We use a wildcat quarterback with two different philosophies. The pack- age in which our philosophy is to overload and use the extra hat to block is called Tiger. In this package we usually use a grouping that is heavy on good blockers and add the wildcat QB. The package in which our philosophy is to use more speed and misdirection to separate the defense is named Cheetah. The Cheetah package will include a mix of dynamic players and blockers and the wildcat QB. It usually has some jet sweep component to it.
We also allow for multiple substitutions. If it is a multiple TE substitution, we use big animals to indicate the different packages with B as the letter indicating a multiple TE package. Bull (3 TE with Z in the game), Buffalo (3TE X in the game) and Beast (4TE).
As we progressed through the season, we found opportunities for our #2 slot receiver to be in the game at the same time as our first slot or J, and we could move our most dynamic receiver to the outside to create match-ups, so that package became Jackal for two J’s, and the X was subbed for. As you can see, we went well beyond what the two digit system allowed.
After naming our packages, we let the players come up with the hand signal that would indicate the personnel coming into the game. Their creativity allowed for some memorable signals. And while we laughed at first, the players had no trouble remembering what the signals meant.
Our base personnel uses the nickname “Stinger” which we use for our offense. As noted previously, it is 3WR, a TE, and RB.
Below is the personnel chart that we use to show our players our personnel groupings for the week. You will see that 20 different players are listed as the first in their position in a grouping. We do list back-ups also because we never want to lose a package because of an injury, but for the purpose of showing the number of starters, only one is listed on this chart.
In this package, we took our most dynamic receiver (J) and put him at Y. In our base personnel, Y is our TE and not quite as dynamic. We took our fastest player who is great in space after he catches the ball but not the best as a route runner and place him at J. Our Z rotation remained the same, and our X was second on the depth chart. X was tall and could use his body to block out a defender and get the ball, was also a great route runner, but limited as a vertical threat. Since we planned this package for third down and red zone, having someone who can attack vertical space wasn’t as important as someone who could exploit individual coverage. Our Speed Back (S) is third on the depth chart but is our best pass blocker and can align as a slot, run routes, and catch the ball well.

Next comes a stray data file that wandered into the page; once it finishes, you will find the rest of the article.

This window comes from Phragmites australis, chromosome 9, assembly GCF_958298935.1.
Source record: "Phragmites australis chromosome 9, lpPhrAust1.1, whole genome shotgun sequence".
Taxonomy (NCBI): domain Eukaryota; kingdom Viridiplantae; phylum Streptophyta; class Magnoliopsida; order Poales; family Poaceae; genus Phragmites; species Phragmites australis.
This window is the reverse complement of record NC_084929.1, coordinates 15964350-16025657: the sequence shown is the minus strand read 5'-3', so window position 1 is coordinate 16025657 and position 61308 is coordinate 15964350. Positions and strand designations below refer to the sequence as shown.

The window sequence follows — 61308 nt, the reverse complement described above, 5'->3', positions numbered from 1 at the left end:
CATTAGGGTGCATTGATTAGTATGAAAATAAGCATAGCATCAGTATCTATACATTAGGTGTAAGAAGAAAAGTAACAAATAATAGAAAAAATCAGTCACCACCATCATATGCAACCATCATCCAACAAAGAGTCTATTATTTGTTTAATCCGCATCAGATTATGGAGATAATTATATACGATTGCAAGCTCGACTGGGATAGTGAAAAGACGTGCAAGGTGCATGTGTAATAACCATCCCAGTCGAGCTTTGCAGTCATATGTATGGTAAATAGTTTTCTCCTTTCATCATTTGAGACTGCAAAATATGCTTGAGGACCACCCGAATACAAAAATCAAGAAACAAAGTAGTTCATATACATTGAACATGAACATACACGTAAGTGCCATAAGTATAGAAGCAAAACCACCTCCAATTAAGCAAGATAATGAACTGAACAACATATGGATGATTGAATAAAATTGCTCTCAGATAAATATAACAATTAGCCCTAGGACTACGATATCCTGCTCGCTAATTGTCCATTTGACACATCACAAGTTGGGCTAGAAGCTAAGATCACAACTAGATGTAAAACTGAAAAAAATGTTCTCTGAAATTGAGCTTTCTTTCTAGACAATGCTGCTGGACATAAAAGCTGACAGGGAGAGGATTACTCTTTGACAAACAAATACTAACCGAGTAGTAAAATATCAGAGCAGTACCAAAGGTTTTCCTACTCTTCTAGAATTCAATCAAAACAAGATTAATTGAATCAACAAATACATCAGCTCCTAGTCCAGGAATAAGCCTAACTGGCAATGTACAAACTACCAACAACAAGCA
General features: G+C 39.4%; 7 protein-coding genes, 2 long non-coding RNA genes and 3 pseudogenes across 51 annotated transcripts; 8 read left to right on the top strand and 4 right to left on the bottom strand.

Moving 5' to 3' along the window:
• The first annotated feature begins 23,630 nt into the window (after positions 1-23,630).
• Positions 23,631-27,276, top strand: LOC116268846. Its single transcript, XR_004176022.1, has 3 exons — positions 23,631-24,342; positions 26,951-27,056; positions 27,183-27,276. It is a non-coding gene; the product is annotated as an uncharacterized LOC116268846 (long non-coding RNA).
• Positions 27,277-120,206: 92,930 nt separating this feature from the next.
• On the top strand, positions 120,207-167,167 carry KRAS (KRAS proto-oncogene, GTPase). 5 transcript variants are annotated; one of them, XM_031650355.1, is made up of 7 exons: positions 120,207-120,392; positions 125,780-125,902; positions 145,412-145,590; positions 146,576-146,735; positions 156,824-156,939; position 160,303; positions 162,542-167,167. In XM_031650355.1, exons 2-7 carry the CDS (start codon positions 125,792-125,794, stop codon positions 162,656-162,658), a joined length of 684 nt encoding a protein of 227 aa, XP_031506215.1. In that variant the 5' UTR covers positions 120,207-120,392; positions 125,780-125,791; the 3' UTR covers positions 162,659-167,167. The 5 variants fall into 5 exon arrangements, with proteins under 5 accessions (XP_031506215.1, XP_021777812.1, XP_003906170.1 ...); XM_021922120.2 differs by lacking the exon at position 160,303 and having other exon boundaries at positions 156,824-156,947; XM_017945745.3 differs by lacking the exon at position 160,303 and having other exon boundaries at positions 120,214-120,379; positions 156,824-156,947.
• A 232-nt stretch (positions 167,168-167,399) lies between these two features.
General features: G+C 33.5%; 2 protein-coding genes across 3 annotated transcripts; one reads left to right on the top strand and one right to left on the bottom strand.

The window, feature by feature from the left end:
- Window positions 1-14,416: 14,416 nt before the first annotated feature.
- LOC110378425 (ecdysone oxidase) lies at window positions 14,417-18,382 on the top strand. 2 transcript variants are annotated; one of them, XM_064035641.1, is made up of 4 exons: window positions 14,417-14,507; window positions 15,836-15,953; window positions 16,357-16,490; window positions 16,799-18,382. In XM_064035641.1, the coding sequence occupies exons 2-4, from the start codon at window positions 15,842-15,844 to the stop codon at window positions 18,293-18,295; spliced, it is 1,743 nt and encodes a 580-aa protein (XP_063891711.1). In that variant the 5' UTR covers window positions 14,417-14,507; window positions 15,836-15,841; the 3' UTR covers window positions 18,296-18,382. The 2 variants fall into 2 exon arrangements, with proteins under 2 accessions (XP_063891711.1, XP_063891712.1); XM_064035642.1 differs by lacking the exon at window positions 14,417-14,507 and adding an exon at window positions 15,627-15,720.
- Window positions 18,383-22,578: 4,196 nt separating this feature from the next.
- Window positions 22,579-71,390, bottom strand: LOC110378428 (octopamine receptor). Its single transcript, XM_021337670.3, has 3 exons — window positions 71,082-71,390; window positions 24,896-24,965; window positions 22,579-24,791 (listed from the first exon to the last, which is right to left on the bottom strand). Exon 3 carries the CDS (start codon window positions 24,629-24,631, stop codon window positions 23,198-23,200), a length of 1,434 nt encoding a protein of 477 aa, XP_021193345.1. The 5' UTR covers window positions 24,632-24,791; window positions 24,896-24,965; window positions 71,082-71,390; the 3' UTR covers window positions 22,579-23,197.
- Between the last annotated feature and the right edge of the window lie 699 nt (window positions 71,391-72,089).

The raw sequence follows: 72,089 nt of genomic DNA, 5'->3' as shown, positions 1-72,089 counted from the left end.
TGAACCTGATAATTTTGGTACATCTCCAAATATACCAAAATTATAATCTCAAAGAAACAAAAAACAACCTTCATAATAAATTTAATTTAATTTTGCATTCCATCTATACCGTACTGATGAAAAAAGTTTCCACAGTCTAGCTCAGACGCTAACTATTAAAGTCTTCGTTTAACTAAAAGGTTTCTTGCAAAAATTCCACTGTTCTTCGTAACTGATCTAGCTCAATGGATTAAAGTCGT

Creating various personnel packages are shown in Diagrams 6-12. This is essentially using personnel to create third down and red zone 4-wide pack- ages.
Diagram 7: (Python) North 6 We focused on two different concepts in this package – spacing and 4 verticals and variations of each concept. We also maintained two runs and a play action to use with this grouping. The QB gives X his route by hand signal. X and the QB would look at the leverage and depth of defenders in determining which route would be best. The QB can make his determination pre-or-post- snap on throwing to X based on how that route would fit into the rest of the concept (Diagram 7).
Diagram 8: (Python) North 6 Spacing. Our spacing package consisted of three variations that Y and Z were used to running. Because J was a two way player and spent most of his practice time on defense, we wanted to keep it simple for him while allowing us to get the ball to him in space. Our spacing concept for this package included three variations but J had the same assignment (a flat route) for all three (Diagram 8).
Our vertical package also had variations for X, Y, & Z, but again, to keep it sim- ple for J, his assignment remained the same. We included a screen off of our Z-Shallow tag (in blue) and also a delay to X (in red) which gave the concept a mesh look (Diagrams 9-11).
Diagram 9: (Python) North Spacing Z-Curl
Diagram 10: (Python) North 6 Spacing Y-Corner or Post Variation
Diagram 11: (Python) North 6
Diagram 12: (Python) North 66 Bunch. We also added a quad bunch wrinkle within this package. Nothing changed in assignments. Our protection became a 5-man protection, and we taught S his release and route from his position. His assignment was the same on the concepts we used (Diagram 12).